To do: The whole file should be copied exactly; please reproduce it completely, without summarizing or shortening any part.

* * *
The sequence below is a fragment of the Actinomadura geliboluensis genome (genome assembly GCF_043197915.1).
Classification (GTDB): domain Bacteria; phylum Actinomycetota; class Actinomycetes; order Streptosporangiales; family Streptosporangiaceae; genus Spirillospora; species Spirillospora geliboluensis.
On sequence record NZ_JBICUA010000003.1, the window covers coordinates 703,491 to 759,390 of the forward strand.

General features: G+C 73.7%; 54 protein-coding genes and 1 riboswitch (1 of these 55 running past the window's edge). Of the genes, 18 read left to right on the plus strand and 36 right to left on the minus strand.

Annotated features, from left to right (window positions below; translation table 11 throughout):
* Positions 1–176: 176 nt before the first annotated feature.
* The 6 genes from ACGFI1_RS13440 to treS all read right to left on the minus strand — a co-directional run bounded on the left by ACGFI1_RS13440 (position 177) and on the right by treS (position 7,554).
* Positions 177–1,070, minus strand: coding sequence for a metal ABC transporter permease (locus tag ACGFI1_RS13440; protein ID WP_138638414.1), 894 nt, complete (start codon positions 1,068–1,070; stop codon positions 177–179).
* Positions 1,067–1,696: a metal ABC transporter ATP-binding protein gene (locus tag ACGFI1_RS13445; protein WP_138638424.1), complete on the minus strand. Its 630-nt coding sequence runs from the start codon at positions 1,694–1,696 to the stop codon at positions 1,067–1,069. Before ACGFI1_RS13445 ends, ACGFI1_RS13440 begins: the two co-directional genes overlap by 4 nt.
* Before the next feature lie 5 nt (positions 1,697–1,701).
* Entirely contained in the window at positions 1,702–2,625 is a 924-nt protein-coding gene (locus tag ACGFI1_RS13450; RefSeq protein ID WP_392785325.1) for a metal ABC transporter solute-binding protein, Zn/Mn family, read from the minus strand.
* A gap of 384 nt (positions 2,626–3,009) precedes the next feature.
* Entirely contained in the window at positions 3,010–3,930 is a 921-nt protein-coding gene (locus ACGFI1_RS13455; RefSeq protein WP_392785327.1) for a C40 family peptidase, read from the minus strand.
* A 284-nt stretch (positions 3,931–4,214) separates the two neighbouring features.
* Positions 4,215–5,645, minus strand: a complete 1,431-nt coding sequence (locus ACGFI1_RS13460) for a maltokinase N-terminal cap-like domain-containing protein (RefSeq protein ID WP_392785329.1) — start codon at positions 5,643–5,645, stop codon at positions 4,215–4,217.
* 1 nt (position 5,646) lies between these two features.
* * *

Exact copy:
The sequence below is a fragment of the Actinomadura geliboluensis genome (genome assembly GCF_043197915.1).
Classification (GTDB): domain Bacteria; phylum Actinomycetota; class Actinomycetes; order Streptosporangiales; family Streptosporangiaceae; genus Spirillospora; species Spirillospora geliboluensis.
On sequence record NZ_JBICUA010000003.1, the window covers coordinates 703,491 to 759,390 of the forward strand.

General features: G+C 73.7%; 54 protein-coding genes and 1 riboswitch (1 of these 55 running past the window's edge). Of the genes, 18 read left to right on the plus strand and 36 right to left on the minus strand.

Annotated features, from left to right (window positions below; translation table 11 throughout):
* Positions 1–176: 176 nt before the first annotated feature.
* The 6 genes from ACGFI1_RS13440 to treS all read right to left on the minus strand — a co-directional run bounded on the left by ACGFI1_RS13440 (position 177) and on the right by treS (position 7,554).
* Positions 177–1,070, minus strand: coding sequence for a metal ABC transporter permease (locus tag ACGFI1_RS13440; protein ID WP_138638414.1), 894 nt, complete (start codon positions 1,068–1,070; stop codon positions 177–179).
* Positions 1,067–1,696: a metal ABC transporter ATP-binding protein gene (locus tag ACGFI1_RS13445; protein WP_138638424.1), complete on the minus strand. Its 630-nt coding sequence runs from the start codon at positions 1,694–1,696 to the stop codon at positions 1,067–1,069. Before ACGFI1_RS13445 ends, ACGFI1_RS13440 begins: the two co-directional genes overlap by 4 nt.
* Before the next feature lie 5 nt (positions 1,697–1,701).
* Entirely contained in the window at positions 1,702–2,625 is a 924-nt protein-coding gene (locus tag ACGFI1_RS13450; RefSeq protein ID WP_392785325.1) for a metal ABC transporter solute-binding protein, Zn/Mn family, read from the minus strand.
* A gap of 384 nt (positions 2,626–3,009) precedes the next feature.
* Entirely contained in the window at positions 3,010–3,930 is a 921-nt protein-coding gene (locus ACGFI1_RS13455; RefSeq protein WP_392785327.1) for a C40 family peptidase, read from the minus strand.
* A 284-nt stretch (positions 3,931–4,214) separates the two neighbouring features.
* Positions 4,215–5,645, minus strand: a complete 1,431-nt coding sequence (locus ACGFI1_RS13460) for a maltokinase N-terminal cap-like domain-containing protein (RefSeq protein ID WP_392785329.1) — start codon at positions 5,643–5,645, stop codon at positions 4,215–4,217.
* 1 nt (position 5,646) lies between these two features.